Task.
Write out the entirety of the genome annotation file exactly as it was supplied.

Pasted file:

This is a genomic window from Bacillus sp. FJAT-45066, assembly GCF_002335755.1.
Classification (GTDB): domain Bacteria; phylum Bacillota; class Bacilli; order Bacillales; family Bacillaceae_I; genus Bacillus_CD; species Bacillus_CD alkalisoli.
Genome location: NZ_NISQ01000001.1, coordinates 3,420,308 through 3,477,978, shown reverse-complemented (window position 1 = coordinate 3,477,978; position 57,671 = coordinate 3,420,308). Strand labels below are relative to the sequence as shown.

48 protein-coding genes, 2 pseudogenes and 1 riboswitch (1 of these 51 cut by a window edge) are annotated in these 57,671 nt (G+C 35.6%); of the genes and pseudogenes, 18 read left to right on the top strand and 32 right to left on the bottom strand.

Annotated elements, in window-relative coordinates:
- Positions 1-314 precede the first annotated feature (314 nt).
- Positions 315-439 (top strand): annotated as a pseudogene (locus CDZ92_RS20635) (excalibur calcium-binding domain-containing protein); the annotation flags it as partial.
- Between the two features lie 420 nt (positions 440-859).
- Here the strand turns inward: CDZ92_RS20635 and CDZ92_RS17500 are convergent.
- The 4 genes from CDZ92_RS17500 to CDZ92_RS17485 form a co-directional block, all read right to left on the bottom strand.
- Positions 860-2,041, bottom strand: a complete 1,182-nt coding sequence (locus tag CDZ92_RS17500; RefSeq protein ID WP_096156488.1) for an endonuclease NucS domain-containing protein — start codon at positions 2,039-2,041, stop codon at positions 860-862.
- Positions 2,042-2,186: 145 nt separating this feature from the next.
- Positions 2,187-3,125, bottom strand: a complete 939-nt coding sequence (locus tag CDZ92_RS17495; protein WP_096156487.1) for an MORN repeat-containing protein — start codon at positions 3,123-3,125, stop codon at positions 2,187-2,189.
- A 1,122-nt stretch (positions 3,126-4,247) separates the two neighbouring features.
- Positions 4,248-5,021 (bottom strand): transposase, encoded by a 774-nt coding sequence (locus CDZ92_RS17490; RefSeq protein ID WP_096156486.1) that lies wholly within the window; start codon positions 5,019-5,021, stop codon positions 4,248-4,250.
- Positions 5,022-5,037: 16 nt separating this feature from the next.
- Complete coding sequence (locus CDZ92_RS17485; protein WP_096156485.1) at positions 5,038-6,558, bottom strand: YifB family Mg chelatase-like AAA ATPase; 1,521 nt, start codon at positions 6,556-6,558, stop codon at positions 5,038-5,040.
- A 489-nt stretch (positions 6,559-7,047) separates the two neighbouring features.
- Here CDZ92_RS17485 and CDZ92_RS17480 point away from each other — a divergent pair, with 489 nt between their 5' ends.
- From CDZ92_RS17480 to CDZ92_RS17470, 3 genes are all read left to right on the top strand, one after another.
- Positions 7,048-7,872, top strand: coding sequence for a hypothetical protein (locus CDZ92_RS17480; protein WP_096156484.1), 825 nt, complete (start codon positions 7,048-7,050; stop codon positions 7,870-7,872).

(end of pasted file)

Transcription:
This is a genomic window from Bacillus sp. FJAT-45066, assembly GCF_002335755.1.
Classification (GTDB): domain Bacteria; phylum Bacillota; class Bacilli; order Bacillales; family Bacillaceae_I; genus Bacillus_CD; species Bacillus_CD alkalisoli.
Genome location: NZ_NISQ01000001.1, coordinates 3,420,308 through 3,477,978, shown reverse-complemented (window position 1 = coordinate 3,477,978; position 57,671 = coordinate 3,420,308). Strand labels below are relative to the sequence as shown.

48 protein-coding genes, 2 pseudogenes and 1 riboswitch (1 of these 51 cut by a window edge) are annotated in these 57,671 nt (G+C 35.6%); of the genes and pseudogenes, 18 read left to right on the top strand and 32 right to left on the bottom strand.

Annotated elements, in window-relative coordinates:
- Positions 1-314 precede the first annotated feature (314 nt).
- Positions 315-439 (top strand): annotated as a pseudogene (locus CDZ92_RS20635) (excalibur calcium-binding domain-containing protein); the annotation flags it as partial.
- Between the two features lie 420 nt (positions 440-859).
- Here the strand turns inward: CDZ92_RS20635 and CDZ92_RS17500 are convergent.
- The 4 genes from CDZ92_RS17500 to CDZ92_RS17485 form a co-directional block, all read right to left on the bottom strand.
- Positions 860-2,041, bottom strand: a complete 1,182-nt coding sequence (locus tag CDZ92_RS17500; RefSeq protein ID WP_096156488.1) for an endonuclease NucS domain-containing protein — start codon at positions 2,039-2,041, stop codon at positions 860-862.
- Positions 2,042-2,186: 145 nt separating this feature from the next.
- Positions 2,187-3,125, bottom strand: a complete 939-nt coding sequence (locus tag CDZ92_RS17495; protein WP_096156487.1) for an MORN repeat-containing protein — start codon at positions 3,123-3,125, stop codon at positions 2,187-2,189.
- A 1,122-nt stretch (positions 3,126-4,247) separates the two neighbouring features.
- Positions 4,248-5,021 (bottom strand): transposase, encoded by a 774-nt coding sequence (locus CDZ92_RS17490; RefSeq protein ID WP_096156486.1) that lies wholly within the window; start codon positions 5,019-5,021, stop codon positions 4,248-4,250.
- Positions 5,022-5,037: 16 nt separating this feature from the next.
- Complete coding sequence (locus CDZ92_RS17485; protein WP_096156485.1) at positions 5,038-6,558, bottom strand: YifB family Mg chelatase-like AAA ATPase; 1,521 nt, start codon at positions 6,556-6,558, stop codon at positions 5,038-5,040.
- A 489-nt stretch (positions 6,559-7,047) separates the two neighbouring features.
- Here CDZ92_RS17485 and CDZ92_RS17480 point away from each other — a divergent pair, with 489 nt between their 5' ends.
- From CDZ92_RS17480 to CDZ92_RS17470, 3 genes are all read left to right on the top strand, one after another.
- Positions 7,048-7,872, top strand: coding sequence for a hypothetical protein (locus CDZ92_RS17480; protein WP_096156484.1), 825 nt, complete (start codon positions 7,048-7,050; stop codon positions 7,870-7,872).